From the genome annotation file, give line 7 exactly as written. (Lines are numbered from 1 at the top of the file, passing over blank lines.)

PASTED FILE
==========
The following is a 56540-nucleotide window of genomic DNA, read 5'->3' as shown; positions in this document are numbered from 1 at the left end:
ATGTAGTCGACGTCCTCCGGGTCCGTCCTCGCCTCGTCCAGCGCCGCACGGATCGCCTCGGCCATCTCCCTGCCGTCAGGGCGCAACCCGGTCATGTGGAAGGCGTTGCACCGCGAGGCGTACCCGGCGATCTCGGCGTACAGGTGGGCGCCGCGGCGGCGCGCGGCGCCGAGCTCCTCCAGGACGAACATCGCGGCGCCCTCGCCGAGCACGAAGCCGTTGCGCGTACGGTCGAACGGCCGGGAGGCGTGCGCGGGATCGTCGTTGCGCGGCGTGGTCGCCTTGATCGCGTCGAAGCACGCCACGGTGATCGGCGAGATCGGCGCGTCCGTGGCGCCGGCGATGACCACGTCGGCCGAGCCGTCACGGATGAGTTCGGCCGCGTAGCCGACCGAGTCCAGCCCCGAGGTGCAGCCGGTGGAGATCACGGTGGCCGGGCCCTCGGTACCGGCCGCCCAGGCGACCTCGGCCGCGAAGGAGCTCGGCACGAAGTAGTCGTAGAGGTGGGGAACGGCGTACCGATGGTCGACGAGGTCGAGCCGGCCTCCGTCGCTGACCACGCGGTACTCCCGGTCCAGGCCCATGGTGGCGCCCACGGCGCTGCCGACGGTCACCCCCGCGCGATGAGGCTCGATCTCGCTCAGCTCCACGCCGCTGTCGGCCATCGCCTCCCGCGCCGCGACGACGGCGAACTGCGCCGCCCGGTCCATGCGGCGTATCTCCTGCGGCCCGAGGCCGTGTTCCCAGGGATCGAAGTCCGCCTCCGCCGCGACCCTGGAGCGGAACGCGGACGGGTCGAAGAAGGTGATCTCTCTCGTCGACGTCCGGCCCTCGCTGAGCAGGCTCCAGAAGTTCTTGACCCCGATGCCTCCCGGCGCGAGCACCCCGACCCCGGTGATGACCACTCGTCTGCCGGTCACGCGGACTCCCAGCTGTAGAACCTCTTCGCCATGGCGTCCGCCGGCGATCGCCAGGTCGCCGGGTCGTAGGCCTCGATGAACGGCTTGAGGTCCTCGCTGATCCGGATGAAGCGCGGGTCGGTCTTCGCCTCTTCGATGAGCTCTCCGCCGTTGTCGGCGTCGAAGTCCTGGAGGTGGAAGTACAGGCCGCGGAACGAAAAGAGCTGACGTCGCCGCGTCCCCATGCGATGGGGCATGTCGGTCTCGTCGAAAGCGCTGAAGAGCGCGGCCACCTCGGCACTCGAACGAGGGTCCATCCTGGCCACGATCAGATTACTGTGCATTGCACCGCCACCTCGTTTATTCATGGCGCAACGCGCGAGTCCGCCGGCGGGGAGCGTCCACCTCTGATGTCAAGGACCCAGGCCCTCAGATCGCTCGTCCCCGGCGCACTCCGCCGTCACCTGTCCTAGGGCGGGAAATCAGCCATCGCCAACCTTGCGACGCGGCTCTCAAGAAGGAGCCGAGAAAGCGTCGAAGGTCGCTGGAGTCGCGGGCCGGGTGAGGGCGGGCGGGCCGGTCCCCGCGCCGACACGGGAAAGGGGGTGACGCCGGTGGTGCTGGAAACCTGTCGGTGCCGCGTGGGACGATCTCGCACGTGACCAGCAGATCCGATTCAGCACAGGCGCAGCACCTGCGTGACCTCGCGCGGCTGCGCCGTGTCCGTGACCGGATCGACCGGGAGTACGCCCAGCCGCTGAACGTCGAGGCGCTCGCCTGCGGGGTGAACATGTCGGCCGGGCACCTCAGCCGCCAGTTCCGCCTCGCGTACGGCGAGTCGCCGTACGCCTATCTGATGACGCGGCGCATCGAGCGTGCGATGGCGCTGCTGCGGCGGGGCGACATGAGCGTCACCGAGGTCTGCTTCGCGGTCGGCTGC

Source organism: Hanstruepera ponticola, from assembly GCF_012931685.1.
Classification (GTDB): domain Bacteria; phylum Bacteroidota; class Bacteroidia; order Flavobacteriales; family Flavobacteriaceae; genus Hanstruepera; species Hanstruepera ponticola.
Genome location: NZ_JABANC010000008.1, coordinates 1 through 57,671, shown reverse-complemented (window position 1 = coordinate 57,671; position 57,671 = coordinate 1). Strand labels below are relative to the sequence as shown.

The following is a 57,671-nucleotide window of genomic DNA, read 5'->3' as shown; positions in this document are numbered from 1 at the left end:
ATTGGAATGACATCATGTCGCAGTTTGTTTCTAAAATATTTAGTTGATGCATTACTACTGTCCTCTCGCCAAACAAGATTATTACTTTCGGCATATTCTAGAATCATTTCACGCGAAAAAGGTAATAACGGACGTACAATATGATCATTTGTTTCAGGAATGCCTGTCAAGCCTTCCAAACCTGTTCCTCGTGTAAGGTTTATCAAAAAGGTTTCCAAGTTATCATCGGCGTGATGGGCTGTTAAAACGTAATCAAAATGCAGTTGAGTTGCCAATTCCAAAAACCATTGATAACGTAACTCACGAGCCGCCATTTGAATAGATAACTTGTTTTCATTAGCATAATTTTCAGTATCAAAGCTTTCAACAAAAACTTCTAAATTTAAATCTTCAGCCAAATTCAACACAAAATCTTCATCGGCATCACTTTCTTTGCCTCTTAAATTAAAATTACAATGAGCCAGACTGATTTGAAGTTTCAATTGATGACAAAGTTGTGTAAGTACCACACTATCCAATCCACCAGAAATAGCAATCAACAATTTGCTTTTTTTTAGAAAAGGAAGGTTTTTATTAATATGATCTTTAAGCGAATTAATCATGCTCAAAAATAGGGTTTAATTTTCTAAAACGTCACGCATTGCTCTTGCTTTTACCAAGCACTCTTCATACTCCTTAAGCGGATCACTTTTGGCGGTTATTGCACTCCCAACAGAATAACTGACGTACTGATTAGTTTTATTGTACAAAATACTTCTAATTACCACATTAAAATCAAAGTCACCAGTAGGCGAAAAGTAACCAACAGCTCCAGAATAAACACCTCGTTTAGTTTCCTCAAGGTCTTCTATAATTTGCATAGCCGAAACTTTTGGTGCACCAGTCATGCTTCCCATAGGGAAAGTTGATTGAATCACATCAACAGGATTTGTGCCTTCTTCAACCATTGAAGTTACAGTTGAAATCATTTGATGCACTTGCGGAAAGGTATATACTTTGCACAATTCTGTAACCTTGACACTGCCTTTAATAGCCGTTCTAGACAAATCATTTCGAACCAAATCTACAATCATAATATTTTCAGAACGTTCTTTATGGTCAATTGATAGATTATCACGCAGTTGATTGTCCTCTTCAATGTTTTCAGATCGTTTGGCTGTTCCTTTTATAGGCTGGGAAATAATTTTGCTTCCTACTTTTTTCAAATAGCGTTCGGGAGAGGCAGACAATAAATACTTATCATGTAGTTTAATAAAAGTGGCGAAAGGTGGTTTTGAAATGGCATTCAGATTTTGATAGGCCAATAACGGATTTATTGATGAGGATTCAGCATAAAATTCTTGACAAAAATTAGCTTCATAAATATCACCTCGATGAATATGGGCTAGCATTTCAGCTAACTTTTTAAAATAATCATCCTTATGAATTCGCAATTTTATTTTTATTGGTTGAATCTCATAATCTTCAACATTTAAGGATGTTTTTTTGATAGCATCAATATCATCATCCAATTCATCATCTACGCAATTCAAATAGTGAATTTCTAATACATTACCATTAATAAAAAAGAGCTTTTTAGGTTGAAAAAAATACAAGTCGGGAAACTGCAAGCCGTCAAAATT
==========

ATTGGAATGACATCATGTCGCAGTTTGTTTCTAAAATATTTAGTTGATGCATTACTACTGTCCTCTCGCCAAACAAGATTATTACTTTCGGCATATTCTAGAATCATTTCACGCGAAAAAGGTAATAACGGACGTACAATATGATCATTTGTTTCAGGAATGCCTGTCAAGCCTTCCAAACCTGTTCCTCGTGTAAGGTTTATCAAAAAGGTTTCCAAGTTATCATCGGCGTGATGGGCTGTTAAAACGTAATCAAAATGCAGTTGAGTTGCCAATTCCAAAAACCATTGATAACGTAACTCACGAGCCGCCATTTGAATAGATAACTTGTTTTCATTAGCATAATTTTCAGTATCAAAGCTTTCAACAAAAACTTCTAAATTTAAATCTTCAGCCAAATTCAACACAAAATCTTCATCGGCATCACTTTCTTTGCCTCTTAAATTAAAATTACAATGAGCCAGACTGATTTGAAGTTTCAATTGATGACAAAGTTGTGTAAGTACCACACTATCCAATCCACCAGAAATAGCAATCAACAATTTGCTTTTTTTTAGAAAAGGAAGGTTTTTATTAATATGATCTTTAAGCGAATTAATCATGCTCAAAAATAGGGTTTAATTTTCTAAAACGTCACGCATTGCTCTTGCTTTTACCAAGCACTCTTCATACTCCTTAAGCGGATCACTTTTGGCGGTTATTGCACTCCCAACAGAATAACTGACGTACTGATTAGTTTTATTGTACAAAATACTTCTAATTACCACATTAAAATCAAAGTCACCAGTAGGCGAAAAGTAACCAACAGCTCCAGAATAAACACCTCGTTTAGTTTCCTCAAGGTCTTCTATAATTTGCATAGCCGAAACTTTTGGTGCACCAGTCATGCTTCCCATAGGGAAAGTTGATTGAATCACATCAACAGGATTTGTGCCTTCTTCAACCATTGAAGTTACAGTTGAAATCATTTGATGCACTTGCGGAAAGGTATATACTTTGCACAATTCTGTAACCTTGACACTGCCTTTAATAGCCGTTCTAGACAAATCATTTCGAACCAAATCTACAATCATAATATTTTCAGAACGTTCTTTATGGTCAATTGATAGATTATCACGCAGTTGATTGTCCTCTTCAATGTTTTCAGATCGTTTGGCTGTTCCTTTTATAGGCTGGGAAATAATTTTGCTTCCTACTTTTTTCAAATAGCGTTCGGGAGAGGCAGACAATAAATACTTATCATGTAGTTTAATAAAAGTGGCGAAAGGTGGTTTTGAAATGGCATTCAGATTTTGATAGGCCAATAACGGATTTATTGATGAGGATTCAGCATAAAATTCTTGACAAAAATTAGCTTCATAAATATCACCTCGATGAATATGGGCTAGCATTTCAGCTAACTTTTTAAAATAATCATCCTTATGAATTCGCAATTTTATTTTTATTGGTTGAATCTCATAATCTTCAACATTTAAGGATGTTTTTTTGATAGCATCAATATCATCATCCAATTCATCATCTACGCAATTCAAATAGTGAATTTCTAATACATTACCATTAATAAAAAAGAGCTTTTTAGGTTGAAAAAAATACAAGTCGGGAAACTGCAAGCCGTCAAAATT